Time to Hit the Reset Button

There are days or seasons when life gets unavoidably busy and you know you’re going to pay the symptom consequences. You can’t help it. 

It was a busy work week, but I thought I was doing okay at pacing myself. My parents were coming down for an appointment and had asked us to go out for dinner with them. It had been a while since we had connected, and we were looking forward to the time together. We got to the restaurant around 4:45 pm, so we figured we made good timing to beat the crazy Friday night noise and rush.

We enjoyed our dinner and were having great conversations! The noise level had increased. I wasn’t experiencing noticeable symptoms, so I thought I was safe. I would check the TVs hanging at both corners of the room that I could see. But for the most part, I was engaged in the conversations, so I didn’t even get that distracted by them. 

Televisions in restaurants cause me to get very distracted. I try as best I can to sit facing away from screens. Because I seem to be drawn to them, no matter who I’m with. Things moving, colours changing, and my eyes seem to need to see what is happening.

Anyways, I was doing pretty well that night … until a hockey tournament group rolled in. The noise volume grew exponentially. Then it seemed like everyone in the restaurant was having a birthday that night – all the clapping, yelling, and singing!! The conversation was so good that I didn’t want to leave. I should have clued in that I would be in trouble when I was literally yelling so that my Dad could hear what I was saying. My husband and Mom were having a different conversation. I couldn’t even hear them even though they were sitting right next to us.

We left the restaurant at 7:30 pm. It’s the longest I’ve stayed at one in a long time. I welcomed the quiet street as soon as we walked out of the building. I thought I was doing okay, until I got home.

I felt hungry again and made myself something light to eat. I knew I was in trouble when I immediately started feeling sick while eating. Then my head reacted. The dizziness and pressure in my head began to increase and the exhaustion settled in. I went straight to bed after that.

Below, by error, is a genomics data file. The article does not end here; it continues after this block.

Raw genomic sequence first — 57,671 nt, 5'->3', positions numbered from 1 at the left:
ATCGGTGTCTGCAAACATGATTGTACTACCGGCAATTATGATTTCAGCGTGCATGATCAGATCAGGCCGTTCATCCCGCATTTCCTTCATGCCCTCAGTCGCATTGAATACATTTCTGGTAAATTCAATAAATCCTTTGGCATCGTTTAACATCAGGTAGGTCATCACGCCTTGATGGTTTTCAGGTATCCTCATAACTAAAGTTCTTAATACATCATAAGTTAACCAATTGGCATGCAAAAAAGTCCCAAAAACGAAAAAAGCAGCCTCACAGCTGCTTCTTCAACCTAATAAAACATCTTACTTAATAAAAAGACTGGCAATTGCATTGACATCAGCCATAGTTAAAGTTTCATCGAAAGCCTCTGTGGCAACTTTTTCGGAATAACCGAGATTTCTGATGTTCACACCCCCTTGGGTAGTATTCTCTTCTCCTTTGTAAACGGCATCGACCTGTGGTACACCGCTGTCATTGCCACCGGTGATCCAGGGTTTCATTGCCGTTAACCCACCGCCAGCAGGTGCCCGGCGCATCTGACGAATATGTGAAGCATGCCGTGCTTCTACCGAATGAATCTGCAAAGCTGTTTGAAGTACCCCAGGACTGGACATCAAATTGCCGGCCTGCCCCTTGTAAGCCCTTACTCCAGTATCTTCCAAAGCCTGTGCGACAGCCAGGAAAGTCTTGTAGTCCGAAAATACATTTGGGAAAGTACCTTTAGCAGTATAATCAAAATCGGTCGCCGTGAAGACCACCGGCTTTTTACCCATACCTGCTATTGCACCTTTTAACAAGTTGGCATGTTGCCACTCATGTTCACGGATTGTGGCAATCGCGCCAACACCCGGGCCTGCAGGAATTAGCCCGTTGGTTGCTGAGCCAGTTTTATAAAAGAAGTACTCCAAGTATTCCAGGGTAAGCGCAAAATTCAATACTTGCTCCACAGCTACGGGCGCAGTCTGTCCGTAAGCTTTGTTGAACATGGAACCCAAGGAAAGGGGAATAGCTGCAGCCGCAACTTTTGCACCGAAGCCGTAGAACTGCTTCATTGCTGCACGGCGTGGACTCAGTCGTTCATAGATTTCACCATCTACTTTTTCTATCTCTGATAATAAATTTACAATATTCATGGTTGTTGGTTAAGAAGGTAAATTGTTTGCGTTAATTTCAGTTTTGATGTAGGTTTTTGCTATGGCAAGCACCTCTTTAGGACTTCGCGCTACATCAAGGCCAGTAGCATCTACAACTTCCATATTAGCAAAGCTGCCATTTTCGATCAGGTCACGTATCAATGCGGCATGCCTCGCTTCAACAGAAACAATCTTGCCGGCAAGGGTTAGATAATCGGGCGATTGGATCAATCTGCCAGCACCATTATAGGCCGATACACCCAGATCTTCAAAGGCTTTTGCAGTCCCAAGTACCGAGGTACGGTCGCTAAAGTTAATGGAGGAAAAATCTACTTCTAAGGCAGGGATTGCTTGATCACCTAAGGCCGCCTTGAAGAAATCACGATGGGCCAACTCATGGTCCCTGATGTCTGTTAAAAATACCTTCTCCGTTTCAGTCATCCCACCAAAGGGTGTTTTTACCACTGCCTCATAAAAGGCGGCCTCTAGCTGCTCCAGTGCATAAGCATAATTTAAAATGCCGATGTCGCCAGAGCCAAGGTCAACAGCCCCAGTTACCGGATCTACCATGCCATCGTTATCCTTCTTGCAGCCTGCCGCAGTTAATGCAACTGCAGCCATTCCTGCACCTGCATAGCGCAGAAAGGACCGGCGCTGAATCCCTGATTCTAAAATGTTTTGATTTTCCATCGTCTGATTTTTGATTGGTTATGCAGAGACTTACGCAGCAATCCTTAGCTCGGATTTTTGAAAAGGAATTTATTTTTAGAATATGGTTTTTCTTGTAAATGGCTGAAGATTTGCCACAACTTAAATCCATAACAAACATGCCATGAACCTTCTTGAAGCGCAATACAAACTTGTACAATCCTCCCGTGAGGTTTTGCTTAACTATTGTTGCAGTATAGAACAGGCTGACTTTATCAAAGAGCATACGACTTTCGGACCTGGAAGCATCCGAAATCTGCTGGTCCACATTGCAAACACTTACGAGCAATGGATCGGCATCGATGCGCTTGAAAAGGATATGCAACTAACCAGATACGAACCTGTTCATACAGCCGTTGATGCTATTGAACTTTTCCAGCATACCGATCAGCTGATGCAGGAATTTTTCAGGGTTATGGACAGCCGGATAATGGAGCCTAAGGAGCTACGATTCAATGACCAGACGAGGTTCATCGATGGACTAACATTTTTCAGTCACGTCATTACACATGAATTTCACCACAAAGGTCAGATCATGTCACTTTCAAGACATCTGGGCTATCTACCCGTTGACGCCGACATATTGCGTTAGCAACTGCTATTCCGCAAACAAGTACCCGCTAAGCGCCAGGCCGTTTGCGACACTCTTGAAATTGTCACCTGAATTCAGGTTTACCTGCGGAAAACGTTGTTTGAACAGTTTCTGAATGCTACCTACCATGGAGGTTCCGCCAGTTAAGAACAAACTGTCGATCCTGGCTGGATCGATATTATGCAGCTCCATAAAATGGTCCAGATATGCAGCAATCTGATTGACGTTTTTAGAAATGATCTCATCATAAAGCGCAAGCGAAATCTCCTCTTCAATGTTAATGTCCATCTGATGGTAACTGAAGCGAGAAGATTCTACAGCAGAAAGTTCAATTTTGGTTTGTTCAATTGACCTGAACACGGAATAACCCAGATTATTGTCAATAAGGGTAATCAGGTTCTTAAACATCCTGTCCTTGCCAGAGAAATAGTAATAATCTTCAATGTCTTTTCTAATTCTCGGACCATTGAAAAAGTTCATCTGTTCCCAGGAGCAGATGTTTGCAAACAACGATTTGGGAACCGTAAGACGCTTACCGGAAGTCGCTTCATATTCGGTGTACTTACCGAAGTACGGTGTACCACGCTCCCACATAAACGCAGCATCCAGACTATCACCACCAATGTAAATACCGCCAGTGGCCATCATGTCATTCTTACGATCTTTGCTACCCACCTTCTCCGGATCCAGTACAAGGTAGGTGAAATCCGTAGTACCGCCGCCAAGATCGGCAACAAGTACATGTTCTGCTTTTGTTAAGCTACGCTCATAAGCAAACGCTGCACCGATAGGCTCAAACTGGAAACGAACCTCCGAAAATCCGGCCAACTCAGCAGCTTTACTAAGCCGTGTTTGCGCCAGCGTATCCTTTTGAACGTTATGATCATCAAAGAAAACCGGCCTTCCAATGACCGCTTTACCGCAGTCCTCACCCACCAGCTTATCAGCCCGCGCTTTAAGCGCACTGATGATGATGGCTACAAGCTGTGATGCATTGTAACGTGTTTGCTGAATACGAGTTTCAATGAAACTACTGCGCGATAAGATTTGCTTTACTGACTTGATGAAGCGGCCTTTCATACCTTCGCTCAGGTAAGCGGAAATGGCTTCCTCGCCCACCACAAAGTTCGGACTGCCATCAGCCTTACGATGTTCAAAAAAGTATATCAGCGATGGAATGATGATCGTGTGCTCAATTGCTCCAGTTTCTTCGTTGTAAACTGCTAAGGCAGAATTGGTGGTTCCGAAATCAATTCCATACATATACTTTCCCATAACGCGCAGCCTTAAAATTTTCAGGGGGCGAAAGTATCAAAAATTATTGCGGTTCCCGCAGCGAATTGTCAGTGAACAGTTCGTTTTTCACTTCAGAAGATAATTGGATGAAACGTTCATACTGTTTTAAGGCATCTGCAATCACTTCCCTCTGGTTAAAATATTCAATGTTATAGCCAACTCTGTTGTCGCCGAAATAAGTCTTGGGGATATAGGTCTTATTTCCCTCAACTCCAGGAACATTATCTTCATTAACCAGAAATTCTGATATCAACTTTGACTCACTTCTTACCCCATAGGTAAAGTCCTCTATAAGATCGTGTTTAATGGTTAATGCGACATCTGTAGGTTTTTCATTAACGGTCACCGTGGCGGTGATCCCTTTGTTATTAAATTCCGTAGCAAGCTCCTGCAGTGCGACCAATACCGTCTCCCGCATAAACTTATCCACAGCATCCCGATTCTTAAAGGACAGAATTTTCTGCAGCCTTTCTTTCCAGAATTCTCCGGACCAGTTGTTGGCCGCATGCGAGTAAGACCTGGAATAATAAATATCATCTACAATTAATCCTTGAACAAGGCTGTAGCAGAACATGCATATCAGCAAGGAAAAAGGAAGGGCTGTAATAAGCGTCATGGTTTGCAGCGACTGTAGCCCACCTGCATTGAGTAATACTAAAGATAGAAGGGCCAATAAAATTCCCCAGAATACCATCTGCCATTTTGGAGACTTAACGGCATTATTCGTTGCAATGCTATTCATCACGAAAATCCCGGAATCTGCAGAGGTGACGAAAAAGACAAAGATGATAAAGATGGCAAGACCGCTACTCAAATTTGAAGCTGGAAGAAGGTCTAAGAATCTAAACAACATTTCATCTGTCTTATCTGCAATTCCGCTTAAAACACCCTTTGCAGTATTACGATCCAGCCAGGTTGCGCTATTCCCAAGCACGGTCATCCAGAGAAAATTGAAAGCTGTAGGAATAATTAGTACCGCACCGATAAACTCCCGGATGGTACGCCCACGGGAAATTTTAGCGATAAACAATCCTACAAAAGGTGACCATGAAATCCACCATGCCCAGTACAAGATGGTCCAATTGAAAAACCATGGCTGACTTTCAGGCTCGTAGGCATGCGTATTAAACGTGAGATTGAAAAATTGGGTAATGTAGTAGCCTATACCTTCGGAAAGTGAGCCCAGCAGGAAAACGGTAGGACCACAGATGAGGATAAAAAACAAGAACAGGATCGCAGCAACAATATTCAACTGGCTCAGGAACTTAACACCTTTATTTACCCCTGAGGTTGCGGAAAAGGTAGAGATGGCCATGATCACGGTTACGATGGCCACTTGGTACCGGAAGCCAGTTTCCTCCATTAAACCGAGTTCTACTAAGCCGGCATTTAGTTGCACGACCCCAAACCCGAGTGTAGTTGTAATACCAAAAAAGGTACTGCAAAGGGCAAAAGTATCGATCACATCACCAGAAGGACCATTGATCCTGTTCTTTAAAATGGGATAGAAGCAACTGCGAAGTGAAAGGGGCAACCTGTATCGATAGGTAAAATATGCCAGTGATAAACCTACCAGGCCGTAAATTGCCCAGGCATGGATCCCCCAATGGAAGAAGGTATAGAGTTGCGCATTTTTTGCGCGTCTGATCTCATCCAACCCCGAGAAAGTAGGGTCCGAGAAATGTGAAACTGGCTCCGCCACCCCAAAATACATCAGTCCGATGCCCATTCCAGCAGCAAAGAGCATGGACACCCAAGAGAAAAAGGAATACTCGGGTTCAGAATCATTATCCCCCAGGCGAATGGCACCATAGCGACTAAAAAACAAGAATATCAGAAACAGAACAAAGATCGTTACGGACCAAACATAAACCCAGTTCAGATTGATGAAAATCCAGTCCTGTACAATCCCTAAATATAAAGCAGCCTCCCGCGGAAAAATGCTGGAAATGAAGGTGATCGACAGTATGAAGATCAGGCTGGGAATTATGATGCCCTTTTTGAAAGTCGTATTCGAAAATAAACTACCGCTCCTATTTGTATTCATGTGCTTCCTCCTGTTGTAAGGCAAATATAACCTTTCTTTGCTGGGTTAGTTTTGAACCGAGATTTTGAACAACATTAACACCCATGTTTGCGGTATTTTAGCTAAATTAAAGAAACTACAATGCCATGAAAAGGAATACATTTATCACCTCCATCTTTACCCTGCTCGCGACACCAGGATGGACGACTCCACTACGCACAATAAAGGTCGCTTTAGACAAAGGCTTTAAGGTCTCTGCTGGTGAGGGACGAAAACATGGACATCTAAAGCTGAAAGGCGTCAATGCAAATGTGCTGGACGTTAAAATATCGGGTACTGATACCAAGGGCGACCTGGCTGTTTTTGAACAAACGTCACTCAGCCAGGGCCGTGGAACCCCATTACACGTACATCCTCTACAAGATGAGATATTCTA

You would think after 3 years of this journey that I would know better, but I couldn’t resist. Sure enough, I woke up the next morning feeling like I had partied all night! I was utterly exhausted. My brain was toast, and I was pretty much rendered useless. I got up for breakfast, managed to eat, and went right back up to bed. I was in and out of falling asleep. I would almost be out, and then would wake up again. The times I was awake, I laid there in a half-comatose state for the next two and a half hours.

We had planned to visit some friends in need. So, I managed to pull myself together and go visit for a few hours. 

I climbed right back in bed as soon as we got home and laid there for another couple of hours. My husband was busy doing some renovations in one of our rooms on the main floor. I hardly heard it through my exhausted state. I was content to fall in and out of sleep and lay there with my eyes closed the rest of the time. I managed to make it down for dinner and have a bit of time with Michael that night. I went to bed again around 8:30pm. The next two days looked much the same. 

I hadn’t seen my parents in a while. I enjoyed the conversations we were having and I was willing to sacrifice to have that time. It isn’t something I do often, as I don’t want to completely set myself back, but relationships are important to me. I do want to invest in people, and sometimes that physically comes at a cost.

I should have been more careful and asked my parents to change locations after the first hour or so. I would have enjoyed the weekend more if I had. I didn’t want to mention it though and lose the rhythm of the conversations we were in. 

The key is to give yourself permission to rest afterwards. I knew that we didn’t have a lot going on that weekend, so I allowed myself to take the time to rest as much as needed. I was okay with resting in bed most of the day to give my brain time to recover. 

Clearly all of this happened before COVID. I share this story with you though because it’s good to be reminded at times to hit the reset button.  

I am reminding myself of this advice today, as I have been going non-stop the last couple of weeks. It’s still easy to fill my days without physically socializing with others. I’m sure this can be the case for you too. Suddenly you’re doing way more than you’re used to. If you’re wearing out, give yourself permission to take a couple of days to rest. 

You know what is best for you. You can enjoy some time with people or other various activities. It may come at some cost, so make sure you take the time to recover afterwards. It isn’t good to push through and exasperate the symptoms. If you can, plan ahead and set some boundaries. Either way, take care of yourself and enjoy those precious opportunities when they come. 

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